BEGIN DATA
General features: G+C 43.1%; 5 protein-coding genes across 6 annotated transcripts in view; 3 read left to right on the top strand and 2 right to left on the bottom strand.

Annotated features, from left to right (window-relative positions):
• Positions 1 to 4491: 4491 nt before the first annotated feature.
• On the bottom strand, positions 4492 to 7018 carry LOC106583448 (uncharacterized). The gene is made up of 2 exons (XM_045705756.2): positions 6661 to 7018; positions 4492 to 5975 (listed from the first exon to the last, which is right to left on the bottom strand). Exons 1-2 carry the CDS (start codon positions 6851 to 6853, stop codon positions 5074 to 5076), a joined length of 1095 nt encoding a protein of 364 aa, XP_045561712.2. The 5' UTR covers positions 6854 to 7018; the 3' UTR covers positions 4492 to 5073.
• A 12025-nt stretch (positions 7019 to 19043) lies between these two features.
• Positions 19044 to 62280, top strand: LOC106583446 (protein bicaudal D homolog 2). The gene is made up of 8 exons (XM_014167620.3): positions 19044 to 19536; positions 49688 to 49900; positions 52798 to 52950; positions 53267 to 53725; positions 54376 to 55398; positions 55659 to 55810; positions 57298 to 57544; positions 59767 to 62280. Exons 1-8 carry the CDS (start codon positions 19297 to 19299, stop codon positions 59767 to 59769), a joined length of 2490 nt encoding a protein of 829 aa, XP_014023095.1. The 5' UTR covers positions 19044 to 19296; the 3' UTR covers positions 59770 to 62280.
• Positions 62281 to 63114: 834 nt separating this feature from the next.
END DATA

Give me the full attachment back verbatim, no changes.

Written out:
General features: G+C 43.1%; 5 protein-coding genes across 6 annotated transcripts in view; 3 read left to right on the top strand and 2 right to left on the bottom strand.

Annotated features, from left to right (window-relative positions):
• Positions 1 to 4491: 4491 nt before the first annotated feature.
• On the bottom strand, positions 4492 to 7018 carry LOC106583448 (uncharacterized). The gene is made up of 2 exons (XM_045705756.2): positions 6661 to 7018; positions 4492 to 5975 (listed from the first exon to the last, which is right to left on the bottom strand). Exons 1-2 carry the CDS (start codon positions 6851 to 6853, stop codon positions 5074 to 5076), a joined length of 1095 nt encoding a protein of 364 aa, XP_045561712.2. The 5' UTR covers positions 6854 to 7018; the 3' UTR covers positions 4492 to 5073.
• A 12025-nt stretch (positions 7019 to 19043) lies between these two features.
• Positions 19044 to 62280, top strand: LOC106583446 (protein bicaudal D homolog 2). The gene is made up of 8 exons (XM_014167620.3): positions 19044 to 19536; positions 49688 to 49900; positions 52798 to 52950; positions 53267 to 53725; positions 54376 to 55398; positions 55659 to 55810; positions 57298 to 57544; positions 59767 to 62280. Exons 1-8 carry the CDS (start codon positions 19297 to 19299, stop codon positions 59767 to 59769), a joined length of 2490 nt encoding a protein of 829 aa, XP_014023095.1. The 5' UTR covers positions 19044 to 19296; the 3' UTR covers positions 59770 to 62280.
• Positions 62281 to 63114: 834 nt separating this feature from the next.